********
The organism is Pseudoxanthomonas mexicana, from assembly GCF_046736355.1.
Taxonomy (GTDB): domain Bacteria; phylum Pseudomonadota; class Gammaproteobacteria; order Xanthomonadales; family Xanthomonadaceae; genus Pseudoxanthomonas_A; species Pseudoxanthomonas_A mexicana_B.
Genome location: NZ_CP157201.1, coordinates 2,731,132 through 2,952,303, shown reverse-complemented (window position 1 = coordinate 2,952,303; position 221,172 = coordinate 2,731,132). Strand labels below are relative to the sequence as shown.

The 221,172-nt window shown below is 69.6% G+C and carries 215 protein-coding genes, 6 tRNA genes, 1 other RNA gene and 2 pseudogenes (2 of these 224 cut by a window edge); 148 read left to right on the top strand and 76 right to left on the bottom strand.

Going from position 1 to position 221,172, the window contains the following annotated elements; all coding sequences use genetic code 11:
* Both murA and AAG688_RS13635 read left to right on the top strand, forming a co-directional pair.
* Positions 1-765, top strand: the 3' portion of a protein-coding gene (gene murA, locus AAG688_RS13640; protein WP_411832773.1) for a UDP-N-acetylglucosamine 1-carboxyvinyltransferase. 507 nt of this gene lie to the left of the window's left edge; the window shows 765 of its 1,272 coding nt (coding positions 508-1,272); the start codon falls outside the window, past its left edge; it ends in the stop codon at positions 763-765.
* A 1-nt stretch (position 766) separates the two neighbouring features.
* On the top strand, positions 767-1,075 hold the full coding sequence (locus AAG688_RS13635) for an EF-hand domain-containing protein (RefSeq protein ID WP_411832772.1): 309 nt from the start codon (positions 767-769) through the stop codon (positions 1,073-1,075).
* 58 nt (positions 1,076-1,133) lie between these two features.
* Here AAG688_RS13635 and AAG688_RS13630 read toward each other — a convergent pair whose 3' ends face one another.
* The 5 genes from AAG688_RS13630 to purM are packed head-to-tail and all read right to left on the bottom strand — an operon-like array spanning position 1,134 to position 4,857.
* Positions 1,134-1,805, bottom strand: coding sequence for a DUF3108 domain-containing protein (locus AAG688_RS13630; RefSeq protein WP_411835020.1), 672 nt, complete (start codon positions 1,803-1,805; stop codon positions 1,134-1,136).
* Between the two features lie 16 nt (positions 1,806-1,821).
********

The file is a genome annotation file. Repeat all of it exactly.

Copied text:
The organism is Pseudoxanthomonas mexicana, from assembly GCF_046736355.1.
Taxonomy (GTDB): domain Bacteria; phylum Pseudomonadota; class Gammaproteobacteria; order Xanthomonadales; family Xanthomonadaceae; genus Pseudoxanthomonas_A; species Pseudoxanthomonas_A mexicana_B.
Genome location: NZ_CP157201.1, coordinates 2,731,132 through 2,952,303, shown reverse-complemented (window position 1 = coordinate 2,952,303; position 221,172 = coordinate 2,731,132). Strand labels below are relative to the sequence as shown.

The 221,172-nt window shown below is 69.6% G+C and carries 215 protein-coding genes, 6 tRNA genes, 1 other RNA gene and 2 pseudogenes (2 of these 224 cut by a window edge); 148 read left to right on the top strand and 76 right to left on the bottom strand.

Going from position 1 to position 221,172, the window contains the following annotated elements; all coding sequences use genetic code 11:
* Both murA and AAG688_RS13635 read left to right on the top strand, forming a co-directional pair.
* Positions 1-765, top strand: the 3' portion of a protein-coding gene (gene murA, locus AAG688_RS13640; protein WP_411832773.1) for a UDP-N-acetylglucosamine 1-carboxyvinyltransferase. 507 nt of this gene lie to the left of the window's left edge; the window shows 765 of its 1,272 coding nt (coding positions 508-1,272); the start codon falls outside the window, past its left edge; it ends in the stop codon at positions 763-765.
* A 1-nt stretch (position 766) separates the two neighbouring features.
* On the top strand, positions 767-1,075 hold the full coding sequence (locus AAG688_RS13635) for an EF-hand domain-containing protein (RefSeq protein ID WP_411832772.1): 309 nt from the start codon (positions 767-769) through the stop codon (positions 1,073-1,075).
* 58 nt (positions 1,076-1,133) lie between these two features.
* Here AAG688_RS13635 and AAG688_RS13630 read toward each other — a convergent pair whose 3' ends face one another.
* The 5 genes from AAG688_RS13630 to purM are packed head-to-tail and all read right to left on the bottom strand — an operon-like array spanning position 1,134 to position 4,857.
* Positions 1,134-1,805, bottom strand: coding sequence for a DUF3108 domain-containing protein (locus AAG688_RS13630; RefSeq protein WP_411835020.1), 672 nt, complete (start codon positions 1,803-1,805; stop codon positions 1,134-1,136).
* Between the two features lie 16 nt (positions 1,806-1,821).